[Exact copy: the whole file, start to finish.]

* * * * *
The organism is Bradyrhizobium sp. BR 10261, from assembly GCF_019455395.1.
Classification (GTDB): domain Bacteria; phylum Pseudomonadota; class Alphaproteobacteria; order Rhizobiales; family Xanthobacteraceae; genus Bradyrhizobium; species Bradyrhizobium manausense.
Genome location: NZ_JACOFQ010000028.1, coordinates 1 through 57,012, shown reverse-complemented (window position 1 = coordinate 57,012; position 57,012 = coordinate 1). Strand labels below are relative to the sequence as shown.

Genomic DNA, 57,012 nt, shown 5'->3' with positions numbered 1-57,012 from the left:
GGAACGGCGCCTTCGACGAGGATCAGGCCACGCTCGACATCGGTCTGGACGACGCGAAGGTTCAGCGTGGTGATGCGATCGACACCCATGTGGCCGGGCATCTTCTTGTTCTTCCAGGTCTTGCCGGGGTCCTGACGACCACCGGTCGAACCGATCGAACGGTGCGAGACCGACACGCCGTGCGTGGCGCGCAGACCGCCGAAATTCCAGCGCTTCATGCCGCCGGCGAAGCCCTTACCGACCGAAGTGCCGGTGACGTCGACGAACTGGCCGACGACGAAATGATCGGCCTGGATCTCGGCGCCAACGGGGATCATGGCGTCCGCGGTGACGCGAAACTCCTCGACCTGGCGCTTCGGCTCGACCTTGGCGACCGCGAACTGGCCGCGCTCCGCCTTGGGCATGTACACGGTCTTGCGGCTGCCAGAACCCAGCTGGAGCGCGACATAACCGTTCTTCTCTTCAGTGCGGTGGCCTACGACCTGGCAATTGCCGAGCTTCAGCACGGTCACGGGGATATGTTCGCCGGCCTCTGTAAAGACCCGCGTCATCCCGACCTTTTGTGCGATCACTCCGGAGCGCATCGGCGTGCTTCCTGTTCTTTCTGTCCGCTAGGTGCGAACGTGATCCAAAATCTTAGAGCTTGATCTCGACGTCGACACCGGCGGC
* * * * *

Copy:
The organism is Bradyrhizobium sp. BR 10261, from assembly GCF_019455395.1.
Classification (GTDB): domain Bacteria; phylum Pseudomonadota; class Alphaproteobacteria; order Rhizobiales; family Xanthobacteraceae; genus Bradyrhizobium; species Bradyrhizobium manausense.
Genome location: NZ_JACOFQ010000028.1, coordinates 1 through 57,012, shown reverse-complemented (window position 1 = coordinate 57,012; position 57,012 = coordinate 1). Strand labels below are relative to the sequence as shown.

Genomic DNA, 57,012 nt, shown 5'->3' with positions numbered 1-57,012 from the left:
GGAACGGCGCCTTCGACGAGGATCAGGCCACGCTCGACATCGGTCTGGACGACGCGAAGGTTCAGCGTGGTGATGCGATCGACACCCATGTGGCCGGGCATCTTCTTGTTCTTCCAGGTCTTGCCGGGGTCCTGACGACCACCGGTCGAACCGATCGAACGGTGCGAGACCGACACGCCGTGCGTGGCGCGCAGACCGCCGAAATTCCAGCGCTTCATGCCGCCGGCGAAGCCCTTACCGACCGAAGTGCCGGTGACGTCGACGAACTGGCCGACGACGAAATGATCGGCCTGGATCTCGGCGCCAACGGGGATCATGGCGTCCGCGGTGACGCGAAACTCCTCGACCTGGCGCTTCGGCTCGACCTTGGCGACCGCGAACTGGCCGCGCTCCGCCTTGGGCATGTACACGGTCTTGCGGCTGCCAGAACCCAGCTGGAGCGCGACATAACCGTTCTTCTCTTCAGTGCGGTGGCCTACGACCTGGCAATTGCCGAGCTTCAGCACGGTCACGGGGATATGTTCGCCGGCCTCTGTAAAGACCCGCGTCATCCCGACCTTTTGTGCGATCACTCCGGAGCGCATCGGCGTGCTTCCTGTTCTTTCTGTCCGCTAGGTGCGAACGTGATCCAAAATCTTAGAGCTTGATCTCGACGTCGACACCGGCGGC